|HCC Site ID:||1462||Parish:||Nursling & Rownhams|
|Designations:||House LB II||Area:||3.6 ha|
|Access:||No Public Access/wedding venue||Ownership:||Private|
Image: Rownham House website, January 2015
Location and Site
Rownhhams House is on the northern fringe of Rowlands village cut off to the north by the M27 which cuts through part of the original estate.
In the 14th century, the Grand Master of the Knights of Jerusalem held Runhams, which occupied 80 acres (32.4ha) of land. This subsequently became Rownhams. In the mid 18th century Robert Barton, married the niece of the Chamberlayne family, and purchased land at Rownhams from them to built a substantial Georgian residence. The 1791 Milne map shows the house enclosed by fields or park, and owned by Barton Esq. When he died in 1798 there were stables (with clocktower), coachhouse, offices, granary, dovehouse, 2 new lodges, gardens and an avenue leading to the house. During the 19th century various improvements were made and the 1870s O.S. maps show the house is set in parkland with deciduous and evergreen planting clearly defining its boundaries; lodge, approach drive, walled kitchen garden with greenhouses, large fishpond, pathway to Rownhams Farm and another entrance drive to Rownhams village. The sales notice and map of 1903 gives the area as 41 acres (16.6ha), with 33.75 acres (13.6ha) of well-timbered parkland, a 1acre fishpond (0.4ha) with a boathouse, and the rest, garden and grounds. The kitchen garden is stated as only partly walled. There are various hothouses, pits and frames. In addition to the above, the 1924 sales notice lists specimen trees, an aviary by the pool, a space for 2 tennis courts, a rockery, and a gardener’s bothy. Major Richard Winstanley bought the house and remained there until his death in 1954, when the property was again for sale. The house and grounds were advertised as being suitable for offices or a scholastic establishment. It was purchased for offices with 2 residential flats, with the land to the north and west of the house becoming a transport depot. It is likely that some of the land was subsequently sold.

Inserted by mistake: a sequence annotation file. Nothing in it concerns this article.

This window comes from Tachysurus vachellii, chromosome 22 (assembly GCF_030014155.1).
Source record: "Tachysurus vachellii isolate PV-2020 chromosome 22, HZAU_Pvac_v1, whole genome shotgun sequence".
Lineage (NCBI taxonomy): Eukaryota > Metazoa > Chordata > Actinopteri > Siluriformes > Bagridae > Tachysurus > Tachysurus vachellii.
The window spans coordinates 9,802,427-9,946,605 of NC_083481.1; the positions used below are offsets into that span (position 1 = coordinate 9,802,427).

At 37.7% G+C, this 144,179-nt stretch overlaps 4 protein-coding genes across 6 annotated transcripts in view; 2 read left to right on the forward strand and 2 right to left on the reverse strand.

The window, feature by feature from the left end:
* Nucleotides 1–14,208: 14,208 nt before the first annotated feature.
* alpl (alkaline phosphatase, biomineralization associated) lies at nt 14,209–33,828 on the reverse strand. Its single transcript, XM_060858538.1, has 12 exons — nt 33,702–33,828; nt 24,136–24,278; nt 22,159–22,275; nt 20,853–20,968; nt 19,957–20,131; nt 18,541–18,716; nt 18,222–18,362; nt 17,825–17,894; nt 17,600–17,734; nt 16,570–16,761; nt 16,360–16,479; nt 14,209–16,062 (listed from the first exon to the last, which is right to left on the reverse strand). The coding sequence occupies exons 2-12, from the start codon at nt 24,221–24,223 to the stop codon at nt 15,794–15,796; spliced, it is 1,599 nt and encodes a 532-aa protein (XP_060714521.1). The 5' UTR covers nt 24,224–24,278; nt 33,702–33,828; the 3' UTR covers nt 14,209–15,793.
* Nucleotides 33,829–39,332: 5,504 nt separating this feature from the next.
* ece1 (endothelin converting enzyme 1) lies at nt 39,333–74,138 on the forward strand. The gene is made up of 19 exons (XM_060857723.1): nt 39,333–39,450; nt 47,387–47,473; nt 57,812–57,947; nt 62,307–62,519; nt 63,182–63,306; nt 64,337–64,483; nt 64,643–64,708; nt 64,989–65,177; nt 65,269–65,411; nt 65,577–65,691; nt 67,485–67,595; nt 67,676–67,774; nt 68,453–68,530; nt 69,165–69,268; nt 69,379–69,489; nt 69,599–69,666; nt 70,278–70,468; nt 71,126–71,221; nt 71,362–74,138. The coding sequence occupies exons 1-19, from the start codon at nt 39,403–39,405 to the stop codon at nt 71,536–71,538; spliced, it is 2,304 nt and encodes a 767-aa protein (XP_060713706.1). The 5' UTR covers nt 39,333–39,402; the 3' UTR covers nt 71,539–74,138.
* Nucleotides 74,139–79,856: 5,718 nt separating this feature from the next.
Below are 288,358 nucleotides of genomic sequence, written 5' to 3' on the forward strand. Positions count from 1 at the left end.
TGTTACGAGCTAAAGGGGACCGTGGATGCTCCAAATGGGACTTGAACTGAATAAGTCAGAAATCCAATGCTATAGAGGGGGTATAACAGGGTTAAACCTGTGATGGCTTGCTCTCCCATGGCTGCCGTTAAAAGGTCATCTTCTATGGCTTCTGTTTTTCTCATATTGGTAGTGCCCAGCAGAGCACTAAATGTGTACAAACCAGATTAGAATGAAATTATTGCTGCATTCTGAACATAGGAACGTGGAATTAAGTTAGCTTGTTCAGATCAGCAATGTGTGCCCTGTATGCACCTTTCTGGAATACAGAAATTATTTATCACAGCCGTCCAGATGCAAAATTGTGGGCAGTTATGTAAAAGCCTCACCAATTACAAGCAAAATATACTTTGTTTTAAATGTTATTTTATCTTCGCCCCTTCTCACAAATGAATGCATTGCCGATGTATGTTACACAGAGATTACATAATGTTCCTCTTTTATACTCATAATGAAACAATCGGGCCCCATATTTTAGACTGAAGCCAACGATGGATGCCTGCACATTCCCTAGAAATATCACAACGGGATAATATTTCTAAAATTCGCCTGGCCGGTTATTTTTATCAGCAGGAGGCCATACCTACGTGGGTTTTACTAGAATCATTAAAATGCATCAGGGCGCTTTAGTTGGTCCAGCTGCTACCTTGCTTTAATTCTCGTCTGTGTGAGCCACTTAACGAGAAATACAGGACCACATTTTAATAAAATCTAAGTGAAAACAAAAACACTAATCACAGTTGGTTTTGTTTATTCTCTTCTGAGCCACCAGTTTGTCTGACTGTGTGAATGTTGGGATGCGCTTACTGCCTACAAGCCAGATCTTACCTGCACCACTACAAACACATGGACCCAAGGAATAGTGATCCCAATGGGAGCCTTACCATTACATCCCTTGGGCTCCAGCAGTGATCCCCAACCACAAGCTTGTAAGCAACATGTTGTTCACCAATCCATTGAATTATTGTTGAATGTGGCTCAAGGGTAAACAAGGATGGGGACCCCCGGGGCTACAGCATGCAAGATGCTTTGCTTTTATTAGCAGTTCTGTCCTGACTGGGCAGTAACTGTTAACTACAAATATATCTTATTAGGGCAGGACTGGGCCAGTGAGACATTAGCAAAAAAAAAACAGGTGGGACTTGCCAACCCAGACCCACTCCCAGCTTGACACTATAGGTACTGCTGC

There are now a number of offices occupying the house and stable block; the gardens are tidy, and the pond has been cleaned and is managed. The park now much reduced has reverted to woodland with a number of fine specimen trees. Reference to the icehouse in the grounds, has only been recently noted; it has an unusual chimney. Housing development has occurred in the rest of the park.
Mid 18th century Georgian house and park, developed by the Victorians into a landscape park and pleasure ground, with a well-provided kitchen garden growing exotic fruits and vegetables. The house and stable block, with its unusual clock tower, are now offices. There are transport depots to the west and north of the office complex. A small area of garden and park remain, the rest is private housing.
HGT Research: June 2001